Regretfully, the late Rocky Lockridge has, in more recent years, become as well-known for his appearance on the television show “Intervention,” and the visceral cry of pain that launched countless internet memes, as he ever was for his achievements within the roped square. Which of course pleases not at all any serious fan of the noble art. Because Lockridge deserves better, much better. He was a world champion and dedicated battler who gave sports fans many weekend afternoons of fistic excitement, competing as he did on national television in memorable scraps with Eusebio Pedroza, Roger Mayweather, Cornelius Boza-Edwards, Juan Laporte and Tony Lopez.
But as tragic as his post-career descent into hell and the dissolution of his ring earnings may be, almost as tragic is what took place on this date back in 1985 when Lockridge was still in his prime, still a champion, and still seemingly on his way to fulfilling his boxing destiny. It was then that he journeyed to Puerto Rico to face a legend in his hometown, and he should have departed San Juan with both his world championship and an enhanced reputation as one of the best active boxers on the planet, a fighter on the cusp of stardom. Instead he returned to America the victim of an injustice, while Wilfredo Gomez, to the delight of his compatriots, held aloft his third world title belt.
The match was broadcast to millions of Americans on NBC television and the judges’ decision for Gomez sparked widespread outrage. Little more than 24 hours later, another ring veteran, Larry Holmes, appeared to also be the beneficiary of suspect judging as he too escaped with a controversial decision win over Carl “The Truth” Williams. That match was also aired on NBC and instead of the network’s back-to-back championship broadcasts being a cause for celebration, it became instead a cause for outrage, with two exciting, highly competitive matches overshadowed by their controversial outcomes.
In fact, “highly competitive” is overstating things when it comes to Gomez vs Lockridge. Pretty much no one outside of Puerto Rico could, with a straight face, make a case for Wilfredo being a deserving winner. The American was dominating the match to such a degree with his aggressiveness and harder punches that during the middle rounds it appeared a stoppage was imminent. Rocky was simply too strong for Gomez, who was coming off an upset knockout loss to Azumah Nelson five months earlier. The ex-champion struggled to stay in the fight as Lockridge stayed in his face and unleashed a torrent of leather, round after round.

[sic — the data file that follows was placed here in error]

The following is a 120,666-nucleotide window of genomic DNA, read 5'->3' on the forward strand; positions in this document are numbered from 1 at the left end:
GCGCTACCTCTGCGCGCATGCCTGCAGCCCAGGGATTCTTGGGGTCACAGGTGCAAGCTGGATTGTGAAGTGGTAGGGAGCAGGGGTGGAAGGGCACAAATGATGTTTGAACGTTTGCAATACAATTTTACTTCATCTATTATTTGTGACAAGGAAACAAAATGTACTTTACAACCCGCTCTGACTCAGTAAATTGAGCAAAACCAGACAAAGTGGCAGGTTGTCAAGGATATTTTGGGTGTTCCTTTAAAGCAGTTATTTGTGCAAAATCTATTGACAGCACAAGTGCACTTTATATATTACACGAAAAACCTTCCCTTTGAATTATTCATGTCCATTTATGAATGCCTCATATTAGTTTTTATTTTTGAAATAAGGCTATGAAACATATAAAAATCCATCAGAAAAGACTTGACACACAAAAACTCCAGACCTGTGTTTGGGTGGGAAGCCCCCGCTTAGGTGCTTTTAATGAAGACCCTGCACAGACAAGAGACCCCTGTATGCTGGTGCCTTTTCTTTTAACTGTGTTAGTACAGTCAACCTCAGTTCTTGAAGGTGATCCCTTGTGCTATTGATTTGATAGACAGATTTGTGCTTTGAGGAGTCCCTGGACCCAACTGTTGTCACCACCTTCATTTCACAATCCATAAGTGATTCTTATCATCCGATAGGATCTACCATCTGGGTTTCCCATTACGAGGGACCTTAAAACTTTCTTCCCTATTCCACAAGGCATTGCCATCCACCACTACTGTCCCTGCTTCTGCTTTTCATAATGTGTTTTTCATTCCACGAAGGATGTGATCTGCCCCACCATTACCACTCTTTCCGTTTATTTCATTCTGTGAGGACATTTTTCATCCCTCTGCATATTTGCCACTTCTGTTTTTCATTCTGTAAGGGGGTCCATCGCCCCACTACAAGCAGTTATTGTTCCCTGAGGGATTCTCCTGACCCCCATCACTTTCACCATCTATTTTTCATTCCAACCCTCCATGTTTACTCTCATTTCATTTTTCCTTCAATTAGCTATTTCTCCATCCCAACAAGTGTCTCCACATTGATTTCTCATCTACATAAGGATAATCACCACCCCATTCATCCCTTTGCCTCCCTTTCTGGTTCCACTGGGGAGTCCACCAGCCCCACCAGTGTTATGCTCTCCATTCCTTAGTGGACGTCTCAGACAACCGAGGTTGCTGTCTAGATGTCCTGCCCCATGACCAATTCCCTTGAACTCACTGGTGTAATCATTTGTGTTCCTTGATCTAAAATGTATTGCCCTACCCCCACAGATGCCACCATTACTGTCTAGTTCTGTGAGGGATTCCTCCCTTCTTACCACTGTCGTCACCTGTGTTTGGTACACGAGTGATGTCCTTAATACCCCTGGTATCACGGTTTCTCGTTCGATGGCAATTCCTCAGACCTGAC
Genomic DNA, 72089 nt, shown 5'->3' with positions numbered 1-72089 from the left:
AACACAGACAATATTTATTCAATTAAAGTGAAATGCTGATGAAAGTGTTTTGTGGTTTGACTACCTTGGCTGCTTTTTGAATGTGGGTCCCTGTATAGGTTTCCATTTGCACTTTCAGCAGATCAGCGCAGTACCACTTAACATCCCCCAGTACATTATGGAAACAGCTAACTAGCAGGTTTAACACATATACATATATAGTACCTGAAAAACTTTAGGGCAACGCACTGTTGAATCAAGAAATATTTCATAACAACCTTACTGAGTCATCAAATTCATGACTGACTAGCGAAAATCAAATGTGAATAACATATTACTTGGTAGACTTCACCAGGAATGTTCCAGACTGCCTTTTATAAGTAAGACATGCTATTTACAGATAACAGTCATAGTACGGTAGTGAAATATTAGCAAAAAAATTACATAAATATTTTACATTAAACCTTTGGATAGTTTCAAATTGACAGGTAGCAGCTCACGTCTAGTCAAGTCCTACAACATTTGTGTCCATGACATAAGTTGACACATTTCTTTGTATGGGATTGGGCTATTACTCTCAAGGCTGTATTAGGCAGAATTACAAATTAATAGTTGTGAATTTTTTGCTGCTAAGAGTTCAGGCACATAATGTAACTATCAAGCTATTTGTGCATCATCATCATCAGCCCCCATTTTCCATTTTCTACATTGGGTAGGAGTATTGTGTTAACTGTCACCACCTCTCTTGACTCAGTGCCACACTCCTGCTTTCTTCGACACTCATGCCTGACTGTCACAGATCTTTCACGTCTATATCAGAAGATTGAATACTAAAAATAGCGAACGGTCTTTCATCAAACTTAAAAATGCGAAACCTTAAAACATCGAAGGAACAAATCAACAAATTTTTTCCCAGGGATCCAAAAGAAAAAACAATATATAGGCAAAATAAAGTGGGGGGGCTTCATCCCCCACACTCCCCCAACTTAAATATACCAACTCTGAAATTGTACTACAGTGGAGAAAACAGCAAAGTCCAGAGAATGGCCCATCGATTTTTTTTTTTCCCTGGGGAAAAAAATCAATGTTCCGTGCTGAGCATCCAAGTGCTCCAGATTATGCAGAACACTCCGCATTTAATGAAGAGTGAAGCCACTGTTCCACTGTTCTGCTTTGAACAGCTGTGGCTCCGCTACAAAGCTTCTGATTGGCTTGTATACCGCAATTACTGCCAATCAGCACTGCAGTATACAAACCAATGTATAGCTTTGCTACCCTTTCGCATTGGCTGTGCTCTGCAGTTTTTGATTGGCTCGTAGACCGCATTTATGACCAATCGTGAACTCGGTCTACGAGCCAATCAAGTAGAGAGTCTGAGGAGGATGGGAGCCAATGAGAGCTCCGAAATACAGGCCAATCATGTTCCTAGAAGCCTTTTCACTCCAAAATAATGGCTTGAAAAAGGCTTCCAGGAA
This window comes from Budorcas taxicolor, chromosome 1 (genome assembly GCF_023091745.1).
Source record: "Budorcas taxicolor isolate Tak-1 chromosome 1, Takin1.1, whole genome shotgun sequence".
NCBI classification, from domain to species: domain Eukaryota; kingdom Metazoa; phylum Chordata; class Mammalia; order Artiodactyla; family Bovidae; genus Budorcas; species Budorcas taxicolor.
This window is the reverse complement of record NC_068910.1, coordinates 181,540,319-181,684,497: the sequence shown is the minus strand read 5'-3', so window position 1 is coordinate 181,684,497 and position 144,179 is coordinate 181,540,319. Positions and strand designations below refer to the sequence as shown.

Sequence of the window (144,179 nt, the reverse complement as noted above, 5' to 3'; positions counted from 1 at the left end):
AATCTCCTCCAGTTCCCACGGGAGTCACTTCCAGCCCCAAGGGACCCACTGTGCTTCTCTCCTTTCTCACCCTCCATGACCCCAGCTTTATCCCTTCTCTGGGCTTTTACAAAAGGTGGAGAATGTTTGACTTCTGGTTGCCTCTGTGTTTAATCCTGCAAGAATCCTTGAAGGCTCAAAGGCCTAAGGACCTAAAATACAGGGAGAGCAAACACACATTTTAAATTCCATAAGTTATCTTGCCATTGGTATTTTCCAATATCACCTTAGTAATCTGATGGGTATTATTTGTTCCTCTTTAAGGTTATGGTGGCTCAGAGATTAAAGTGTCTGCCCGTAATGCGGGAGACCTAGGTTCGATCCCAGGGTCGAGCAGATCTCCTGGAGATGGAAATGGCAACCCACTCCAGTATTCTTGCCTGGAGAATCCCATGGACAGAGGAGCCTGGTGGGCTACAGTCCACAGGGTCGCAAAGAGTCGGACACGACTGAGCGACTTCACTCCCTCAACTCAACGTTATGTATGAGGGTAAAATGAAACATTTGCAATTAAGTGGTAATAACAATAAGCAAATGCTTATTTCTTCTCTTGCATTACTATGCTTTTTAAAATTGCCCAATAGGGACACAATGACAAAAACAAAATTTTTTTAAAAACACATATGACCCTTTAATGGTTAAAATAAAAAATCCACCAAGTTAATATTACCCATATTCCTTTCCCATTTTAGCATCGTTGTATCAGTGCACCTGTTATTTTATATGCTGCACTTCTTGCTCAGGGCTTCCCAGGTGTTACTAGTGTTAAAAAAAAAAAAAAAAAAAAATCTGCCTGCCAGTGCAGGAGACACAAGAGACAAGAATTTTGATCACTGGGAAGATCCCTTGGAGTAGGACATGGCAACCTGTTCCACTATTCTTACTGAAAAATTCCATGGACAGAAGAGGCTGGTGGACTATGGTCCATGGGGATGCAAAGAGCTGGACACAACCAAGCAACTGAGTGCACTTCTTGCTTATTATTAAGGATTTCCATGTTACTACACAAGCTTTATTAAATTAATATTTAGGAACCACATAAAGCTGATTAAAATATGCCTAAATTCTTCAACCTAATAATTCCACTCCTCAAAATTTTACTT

In the tenth Lockridge pounded Gomez mercilessly from one side of the ring to the other, staggering him repeatedly, but the proud former champion refused to fold. To Wilfredo’s credit he not only survived but staged a surprising rally, fighting with desperation in the late rounds to narrow somewhat the champion’s points lead. But the final round, and seemingly the fight, belonged to the younger and more vigorous Lockridge, his constant aggression appearing to be more than enough to carry the day. NBC commentator Ferdie Pacheco scored the contest for Lockridge by a margin of six points and he was hardly alone in his conviction that the American had won with room to spare.
But the judges saw it differently. While one official scored the bout a draw, the other two gave the win to Gomez by razor-thin margins. As the partisan crowd erupted in joy and “Bazooka” celebrated becoming a triple-crown champion, everyone else, while not necessarily shocked to see a popular Puerto Rican champion win a decision in San Juan, could only shake their heads at an obviously unjust verdict.
Afterwards a grateful Gomez declared that he owed this win “to Pepe Cordero,” a fellow Puerto Rican and power broker within the WBA. Truer words were never spoken; it was Cordero who had assigned the judges for the match.
This would prove to be the fading Gomez’s last hurrah. A year later the title given to him by two less-than-objective judges was snatched away by unheralded Alfredo Layne of Panama, a fringe contender with a record of 13-5. Once a dominant champion and prolific knockout artist, the pride of Puerto Rico was clearly done, Father Time and Wilfredo’s punishing battles with Nelson, Lupe Pintor and Salvador Sanchez finally catching up to him. He would win two inconsequential matches before finally retiring for good.
Meanwhile, Lockridge fought on, losing to Julio Cesar Chavez the following year; there were those who thought Rocky deserved better from the judges in that match too. Undeterred, he annexed the IBF super featherweight title and notched victories over Johnny De La Rosa and Harold Knight, but back-to-back defeats to Tony Lopez marked the end of his run as a championship calibre pugilist.
Then came the years of decline, the fall into drug and alcohol addiction, and new-found fame as the butt of cruel internet jokes, fodder for laughs for those callous enough to find hilarity in the ruin and suffering of others. Better to not dwell on that part of the story. Better to remember Rocky Lockridge when he was something special, an accomplished pugilist, a champion. And one of the very few to defeat the great Wilfredo Gomez, judges be damned. — Michael Carbert